Given that many of the current “distressed” loans become distressed shortly after the collapse of Lehman Bothers on 15 September 2008, it is no surprise that many borrowers stopped making any payments on various loans around 2010/2011. As a result of many payments ceasing around 2010/2011, it is also no surprise that the Statute of Limitations defence is being increasingly raised in court proceedings.
One recent such case is Promontoria (Arrow) Limited – v – Burke & ors, where the High Court delivered a judgment on 19 December 2018 in respect of Promontoria’s application for summary judgment.
The Judge stated that it was “significant that the parties were unable to point to any authority on the scope of application of s.36(1)(a) of the Statute and the interplay between that provision and s.11(1)(a).”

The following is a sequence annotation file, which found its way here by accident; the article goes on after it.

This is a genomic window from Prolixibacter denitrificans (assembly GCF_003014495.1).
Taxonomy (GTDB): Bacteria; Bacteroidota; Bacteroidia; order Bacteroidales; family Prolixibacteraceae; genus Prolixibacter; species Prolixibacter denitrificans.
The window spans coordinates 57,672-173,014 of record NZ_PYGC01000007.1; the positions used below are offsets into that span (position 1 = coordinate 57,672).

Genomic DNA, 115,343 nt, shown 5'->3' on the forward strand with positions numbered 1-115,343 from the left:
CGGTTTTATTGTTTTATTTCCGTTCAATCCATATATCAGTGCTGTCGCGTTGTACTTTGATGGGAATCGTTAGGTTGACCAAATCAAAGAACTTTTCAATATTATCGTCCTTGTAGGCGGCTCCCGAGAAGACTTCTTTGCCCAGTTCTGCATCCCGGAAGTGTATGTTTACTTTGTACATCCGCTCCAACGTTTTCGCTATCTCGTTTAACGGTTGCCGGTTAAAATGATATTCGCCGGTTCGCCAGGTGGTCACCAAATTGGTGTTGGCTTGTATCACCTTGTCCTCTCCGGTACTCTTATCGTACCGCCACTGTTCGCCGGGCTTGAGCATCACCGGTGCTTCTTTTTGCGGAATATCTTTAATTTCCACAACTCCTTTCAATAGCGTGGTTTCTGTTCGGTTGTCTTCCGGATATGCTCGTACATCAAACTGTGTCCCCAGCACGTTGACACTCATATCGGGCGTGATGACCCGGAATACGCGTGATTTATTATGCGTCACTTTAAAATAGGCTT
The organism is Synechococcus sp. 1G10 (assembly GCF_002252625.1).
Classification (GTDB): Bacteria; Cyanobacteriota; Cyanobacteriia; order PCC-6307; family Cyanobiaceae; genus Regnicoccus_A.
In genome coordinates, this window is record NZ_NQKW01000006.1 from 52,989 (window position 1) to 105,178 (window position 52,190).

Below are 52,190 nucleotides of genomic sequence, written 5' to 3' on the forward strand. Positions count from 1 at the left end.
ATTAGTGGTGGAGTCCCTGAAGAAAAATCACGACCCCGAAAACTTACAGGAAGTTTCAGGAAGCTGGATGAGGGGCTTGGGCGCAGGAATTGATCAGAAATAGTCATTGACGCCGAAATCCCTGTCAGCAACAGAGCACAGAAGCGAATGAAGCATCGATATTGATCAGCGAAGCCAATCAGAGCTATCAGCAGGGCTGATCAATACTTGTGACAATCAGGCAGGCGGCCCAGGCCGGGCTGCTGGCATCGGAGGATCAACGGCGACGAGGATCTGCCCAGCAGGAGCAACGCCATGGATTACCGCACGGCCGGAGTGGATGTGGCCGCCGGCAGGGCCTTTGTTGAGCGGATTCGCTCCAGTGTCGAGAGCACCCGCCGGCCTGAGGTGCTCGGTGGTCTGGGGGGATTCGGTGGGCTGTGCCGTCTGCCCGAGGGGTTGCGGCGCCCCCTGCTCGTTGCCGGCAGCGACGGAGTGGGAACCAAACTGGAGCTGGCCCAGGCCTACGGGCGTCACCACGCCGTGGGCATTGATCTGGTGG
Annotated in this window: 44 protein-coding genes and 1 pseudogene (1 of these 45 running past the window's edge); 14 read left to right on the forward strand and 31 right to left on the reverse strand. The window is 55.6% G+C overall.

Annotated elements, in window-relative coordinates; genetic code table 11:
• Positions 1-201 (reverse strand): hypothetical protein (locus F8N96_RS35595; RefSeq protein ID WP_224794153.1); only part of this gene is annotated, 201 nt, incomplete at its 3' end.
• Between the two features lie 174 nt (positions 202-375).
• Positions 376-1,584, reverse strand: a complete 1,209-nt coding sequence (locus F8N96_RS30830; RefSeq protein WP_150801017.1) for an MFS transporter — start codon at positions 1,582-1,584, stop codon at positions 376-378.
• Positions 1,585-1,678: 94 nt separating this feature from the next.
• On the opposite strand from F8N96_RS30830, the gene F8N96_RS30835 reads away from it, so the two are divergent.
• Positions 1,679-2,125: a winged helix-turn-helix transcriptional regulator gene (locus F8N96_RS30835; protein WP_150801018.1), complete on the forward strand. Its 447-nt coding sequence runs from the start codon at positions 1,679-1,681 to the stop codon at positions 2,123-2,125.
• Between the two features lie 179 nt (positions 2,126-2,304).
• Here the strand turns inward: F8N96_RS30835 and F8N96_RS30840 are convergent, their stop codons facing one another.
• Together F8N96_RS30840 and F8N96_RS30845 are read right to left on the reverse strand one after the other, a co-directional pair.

Section 11(1)(a) deals with the 6 year statute and s.36(1)(a) deals with the 12 year statute in respect of mortgages/charges.
The judge held that the defendants had an arguable case, so the matter has to go back to the High Court for a determination.
For those of who have clients who are considering using the Statute of Limitations as a defence, then you will find the judgment itself a very useful exposition of the law in this area. For those of you advising banks/vulture funds on issuing demand letters the judgment sets out the pitfalls that can occur given the interplay of s11(1)(a) and s.36(1)(a)
I set out below a link to the judgment.